Basic Principles of Letters of Credit

An LC transaction is a three-party arrangement between the issuer (generally a bank), the applicant (a customer) and the beneficiary (the vendor). First is the relationship between the applicant and the issuer. This usually entails a reimbursement obligation between the issuer and the applicant requiring that the applicant reimburse the issuer for payments made on the LC to the beneficiary. Second is the relationship between the applicant and the beneficiary, and finally is the relationship between the issuer and the beneficiary. This third relationship is reflected in the LC itself, which is the undertaking between the issuer and the beneficiary.

The uniqueness of an LC arrangement is the independence principle — a rule of credit law that is central to understanding the importance of LCs. The principle states that the issuer's obligation to the beneficiary is independent of the beneficiary's performance on the underlying contract. In other words, the issuer should pay on a proper demand from the beneficiary even though the beneficiary might have breached the underlying contract with the applicant.

The issuer's obligation to pay the beneficiary is independent of the applicant's obligation to its issuer. For example, if the applicant goes into bankruptcy after the bank issues the LC, but before the beneficiary draws upon the LC, the issuer should pay even though the applicant may not be able to pay or reimburse the issuer.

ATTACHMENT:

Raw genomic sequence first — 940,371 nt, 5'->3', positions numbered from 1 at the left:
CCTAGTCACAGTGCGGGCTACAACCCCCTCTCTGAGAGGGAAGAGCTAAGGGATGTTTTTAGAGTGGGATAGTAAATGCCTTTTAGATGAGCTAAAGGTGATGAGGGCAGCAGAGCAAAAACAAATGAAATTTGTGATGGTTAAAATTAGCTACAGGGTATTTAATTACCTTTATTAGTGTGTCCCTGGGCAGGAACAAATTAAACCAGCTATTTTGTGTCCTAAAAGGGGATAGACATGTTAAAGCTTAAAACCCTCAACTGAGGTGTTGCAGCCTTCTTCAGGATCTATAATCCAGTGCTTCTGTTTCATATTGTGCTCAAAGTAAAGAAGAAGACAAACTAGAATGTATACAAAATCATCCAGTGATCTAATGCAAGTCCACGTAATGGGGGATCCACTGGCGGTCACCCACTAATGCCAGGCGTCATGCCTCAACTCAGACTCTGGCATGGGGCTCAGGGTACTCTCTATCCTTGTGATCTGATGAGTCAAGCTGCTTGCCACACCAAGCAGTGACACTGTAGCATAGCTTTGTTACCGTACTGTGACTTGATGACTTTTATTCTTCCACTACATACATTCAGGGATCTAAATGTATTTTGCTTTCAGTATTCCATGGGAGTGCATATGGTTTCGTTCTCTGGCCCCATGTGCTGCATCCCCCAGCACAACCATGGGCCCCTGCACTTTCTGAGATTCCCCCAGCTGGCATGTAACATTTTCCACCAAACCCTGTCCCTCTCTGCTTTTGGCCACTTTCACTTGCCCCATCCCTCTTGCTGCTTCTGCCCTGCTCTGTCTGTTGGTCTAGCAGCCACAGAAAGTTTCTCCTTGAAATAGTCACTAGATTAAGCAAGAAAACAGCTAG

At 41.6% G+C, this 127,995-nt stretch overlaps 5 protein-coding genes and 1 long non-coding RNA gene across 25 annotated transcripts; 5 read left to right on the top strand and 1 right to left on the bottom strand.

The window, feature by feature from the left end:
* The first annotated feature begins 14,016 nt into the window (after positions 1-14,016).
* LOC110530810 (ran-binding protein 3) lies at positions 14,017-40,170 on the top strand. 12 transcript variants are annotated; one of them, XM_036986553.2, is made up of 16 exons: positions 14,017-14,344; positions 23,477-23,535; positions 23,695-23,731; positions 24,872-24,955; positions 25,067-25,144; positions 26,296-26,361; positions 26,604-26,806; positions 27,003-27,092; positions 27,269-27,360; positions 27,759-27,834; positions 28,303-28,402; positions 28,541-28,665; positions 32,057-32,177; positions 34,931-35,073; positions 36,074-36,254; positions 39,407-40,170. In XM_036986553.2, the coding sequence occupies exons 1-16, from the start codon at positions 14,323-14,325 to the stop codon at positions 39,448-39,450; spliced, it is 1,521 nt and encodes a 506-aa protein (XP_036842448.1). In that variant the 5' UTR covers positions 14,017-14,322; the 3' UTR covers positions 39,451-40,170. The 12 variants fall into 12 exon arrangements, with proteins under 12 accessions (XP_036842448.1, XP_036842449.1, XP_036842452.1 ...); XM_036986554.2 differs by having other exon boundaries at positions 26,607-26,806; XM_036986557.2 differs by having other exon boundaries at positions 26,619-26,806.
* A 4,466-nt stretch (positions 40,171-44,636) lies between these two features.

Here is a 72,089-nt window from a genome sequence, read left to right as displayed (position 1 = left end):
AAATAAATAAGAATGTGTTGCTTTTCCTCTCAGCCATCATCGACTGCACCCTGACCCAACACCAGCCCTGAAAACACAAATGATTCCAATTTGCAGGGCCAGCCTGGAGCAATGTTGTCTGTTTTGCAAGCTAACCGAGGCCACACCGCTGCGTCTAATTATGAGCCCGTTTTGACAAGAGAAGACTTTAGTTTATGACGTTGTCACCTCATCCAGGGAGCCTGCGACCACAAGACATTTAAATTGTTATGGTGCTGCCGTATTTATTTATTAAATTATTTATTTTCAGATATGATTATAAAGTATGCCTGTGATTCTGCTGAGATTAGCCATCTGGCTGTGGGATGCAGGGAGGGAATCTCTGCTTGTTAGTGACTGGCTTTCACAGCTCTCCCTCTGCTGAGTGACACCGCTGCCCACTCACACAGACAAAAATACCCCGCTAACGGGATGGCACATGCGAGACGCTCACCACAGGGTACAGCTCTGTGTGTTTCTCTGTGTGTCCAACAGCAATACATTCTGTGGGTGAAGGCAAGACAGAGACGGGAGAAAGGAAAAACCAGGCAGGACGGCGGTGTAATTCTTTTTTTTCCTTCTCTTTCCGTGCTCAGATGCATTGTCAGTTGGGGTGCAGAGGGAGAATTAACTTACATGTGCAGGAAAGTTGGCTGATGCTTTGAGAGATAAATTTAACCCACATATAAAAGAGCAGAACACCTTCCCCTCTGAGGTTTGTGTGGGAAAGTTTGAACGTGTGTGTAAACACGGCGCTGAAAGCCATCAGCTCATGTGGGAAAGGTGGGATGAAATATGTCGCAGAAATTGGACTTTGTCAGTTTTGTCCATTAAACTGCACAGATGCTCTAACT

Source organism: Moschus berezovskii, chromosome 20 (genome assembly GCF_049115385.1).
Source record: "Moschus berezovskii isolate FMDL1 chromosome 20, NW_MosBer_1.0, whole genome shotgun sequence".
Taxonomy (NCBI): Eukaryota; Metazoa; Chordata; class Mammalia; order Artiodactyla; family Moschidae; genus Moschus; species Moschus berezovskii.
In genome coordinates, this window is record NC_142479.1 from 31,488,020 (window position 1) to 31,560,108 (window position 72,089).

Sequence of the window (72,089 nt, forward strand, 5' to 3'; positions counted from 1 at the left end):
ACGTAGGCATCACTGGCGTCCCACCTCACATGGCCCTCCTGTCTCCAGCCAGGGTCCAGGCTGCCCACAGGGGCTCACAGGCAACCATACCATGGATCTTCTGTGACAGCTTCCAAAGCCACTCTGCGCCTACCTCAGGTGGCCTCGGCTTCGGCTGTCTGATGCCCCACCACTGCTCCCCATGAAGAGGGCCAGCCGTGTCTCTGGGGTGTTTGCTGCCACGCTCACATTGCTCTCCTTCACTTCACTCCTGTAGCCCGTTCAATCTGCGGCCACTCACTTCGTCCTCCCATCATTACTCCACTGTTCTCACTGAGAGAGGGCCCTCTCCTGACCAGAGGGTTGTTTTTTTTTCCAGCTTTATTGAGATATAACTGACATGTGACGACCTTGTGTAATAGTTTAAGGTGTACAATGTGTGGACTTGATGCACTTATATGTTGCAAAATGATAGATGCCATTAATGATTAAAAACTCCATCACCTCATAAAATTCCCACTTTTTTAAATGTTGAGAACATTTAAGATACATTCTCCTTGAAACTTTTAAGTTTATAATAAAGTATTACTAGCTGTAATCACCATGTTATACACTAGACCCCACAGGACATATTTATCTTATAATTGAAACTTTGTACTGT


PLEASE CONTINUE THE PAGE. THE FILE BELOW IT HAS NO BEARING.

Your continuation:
The LC beneficiary is obligated to present conforming drafts or documents. Once the beneficiary does that, the issuer must honor the draft or demand for payment. However, the issuer should deny payment if the beneficiary does not present the proper documents/drafts to the issuer. Determining whether the documents the beneficiary submitted comply with the LC, however, is not always clear. The drafters of the Uniform Commercial Code (UCC) deliberately left this matter for the courts and industry to sort out in practice.

Two standards of compliance exist. One is the strict compliance standard, which holds that the beneficiary should comply strictly with the terms of the credit and that any failure to conform excuses the issuer from its duty to honor the beneficiary's payment demand. The other standard is substantial compliance, which requires the issuer to pay if the beneficiary's documents substantially or reasonably comply with the LC.

The majority of court rulings have favored the strict compliance standard. To avoid a problem situation with the issuing bank, the LC should be simple and clear on its face and the draft should track the language of the LC.

In Part II, we will explore LCs' use as collateral in bankruptcy proceedings. Part III concludes the series with an outline of important fraud exceptions.

The content of this article is intended to provide a general guide to the subject matter. Specialist advice should be sought about your specific circumstances.

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Michael Viscount